Credit Ratings and Reports
There is so much mis-information about on credit reports and credit scores spread across the internet. This guide has been prepared by a Senior Client Legal Assistant at Harrington Brooks, so you can be assured of its accuracy.
Credit reference agencies collate information from a number of sources, including those in the public domain such as the electoral roll, as well as information provided by lenders.
This information is known as a credit reference file or credit report.
Lenders must make a decision as to what extent lending you money is a safe bet. To be able to do this they can use information they already hold (if you have previously had dealings with that lender) and the information you disclose on an application for credit. They may also seek information about your present and past financial circumstances that is held by credit reference agencies. This will allow them to build up a more comprehensive picture of your suitability to receive credit.
How do I obtain a copy of my credit report?
For a small fee, you can get a copy of your credit report by visiting the websites of any of the above mentioned credit reference agencies.
However, we recommend Noddle.co.uk, which are owned by Callcredit. They offer a free service which shows your credit report instantly.
You'll need to enter your debit/credit card details, but this is just a security measure. No payment is taken.
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How does credit scoring work?
Lenders have their own internal scoring system to enable them to decide whether to provide credit. Details provided on a current/ past application, as well as historic information if you have previously used their services are converted into a points system. If you score high enough then you are likely to be offered credit.
The lender may combine this information with details held on a credit file before deciding what product/ service to offer and at what cost.
As you are unable to judge what criteria are used on a lender’s internal scoring system, you may wish to gauge how good or poor your credit file looks to a lender. In addition to obtaining your credit file, you can pay for the credit reference agency to score it for you. The higher the score is, the more likely it is that you will appeal to a potential lender who will be checking the credit file.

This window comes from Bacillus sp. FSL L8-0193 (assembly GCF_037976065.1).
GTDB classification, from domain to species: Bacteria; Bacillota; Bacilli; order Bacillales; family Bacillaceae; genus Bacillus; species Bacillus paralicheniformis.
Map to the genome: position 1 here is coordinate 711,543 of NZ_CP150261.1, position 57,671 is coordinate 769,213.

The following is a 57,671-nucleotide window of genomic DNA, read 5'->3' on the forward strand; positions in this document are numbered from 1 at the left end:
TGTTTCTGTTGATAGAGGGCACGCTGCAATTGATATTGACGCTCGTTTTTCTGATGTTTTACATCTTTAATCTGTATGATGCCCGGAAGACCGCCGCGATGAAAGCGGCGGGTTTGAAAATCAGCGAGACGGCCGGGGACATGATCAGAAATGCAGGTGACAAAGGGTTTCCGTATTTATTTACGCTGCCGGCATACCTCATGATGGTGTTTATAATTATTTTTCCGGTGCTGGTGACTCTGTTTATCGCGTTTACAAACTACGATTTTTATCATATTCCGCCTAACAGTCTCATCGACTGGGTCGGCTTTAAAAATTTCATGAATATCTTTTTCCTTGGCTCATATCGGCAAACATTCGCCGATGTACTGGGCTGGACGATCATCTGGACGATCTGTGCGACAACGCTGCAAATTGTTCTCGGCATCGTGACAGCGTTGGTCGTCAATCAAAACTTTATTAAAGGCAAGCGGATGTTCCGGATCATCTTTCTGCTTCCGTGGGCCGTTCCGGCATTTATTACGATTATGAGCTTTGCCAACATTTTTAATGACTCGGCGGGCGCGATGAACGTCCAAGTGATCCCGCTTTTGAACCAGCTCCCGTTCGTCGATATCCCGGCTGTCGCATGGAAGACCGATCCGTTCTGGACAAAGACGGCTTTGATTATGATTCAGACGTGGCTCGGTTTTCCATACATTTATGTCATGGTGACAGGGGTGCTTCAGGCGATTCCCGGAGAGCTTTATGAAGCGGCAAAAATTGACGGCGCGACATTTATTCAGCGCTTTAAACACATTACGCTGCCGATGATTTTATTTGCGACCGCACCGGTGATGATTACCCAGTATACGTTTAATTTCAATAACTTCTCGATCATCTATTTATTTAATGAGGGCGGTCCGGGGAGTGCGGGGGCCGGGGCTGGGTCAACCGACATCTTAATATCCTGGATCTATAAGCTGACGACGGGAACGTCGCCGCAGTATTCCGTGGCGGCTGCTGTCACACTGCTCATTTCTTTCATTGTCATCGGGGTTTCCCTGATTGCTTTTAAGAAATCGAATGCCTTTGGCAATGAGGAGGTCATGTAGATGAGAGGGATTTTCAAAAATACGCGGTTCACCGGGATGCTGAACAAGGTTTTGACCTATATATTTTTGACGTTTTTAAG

What information is held on a credit reference file?
Any account that you hold with another person or any joint application for credit will create a link on your credit file to that of the other party. This means that potential lenders can see who you are associated to financially, and this can have an impact on a decision to provide credit.
There are a number of different types of information held on credit reference files, collated from many sources and used in different ways. These include:
Alias or Association Information
If you have been known by any names other than your current one, for example if you have changed name by deed poll or have got married/divorced, an entry will be made under the ‘alias’ section of the file. This ensures that your financial history is linked regardless of name change.
Details of current and previous addresses that you have been a resident of when applying for credit are recorded in this section. You may have moved home since opening an account and therefore it is important for the creditor to maintain a record of known addresses.
Please note that debt is specific to an individual and not the address that they are living at, or were a residing in previously.
Electoral Roll (Voting)
Details of where you have lived and how long for are listed on file. It will also state whether you are on the electoral roll with your council for voting purposes. It is advisable to register if you are not already on the electoral roll at your current address.
Live accounts. This shows any active accounts, and whether payments are being maintained. There could be a balance showing against the entry, from the date the lender last updated the information. Upon closure of the account, the entry can remain in file for six years.
Accounts that have been settled or satisfied may be listed for six years after the date of closure.
Default notices, if registered, are marked against the corresponding account and may be listed for six years from the date issued.
Details of any County Court Judgments, High Court Judgments, Decrees or Administration Orders may appear against the relevant account entry for six years from the date they were granted.
If the credit reference file is used by a potential lender, individual or institution there is an entry made under search information.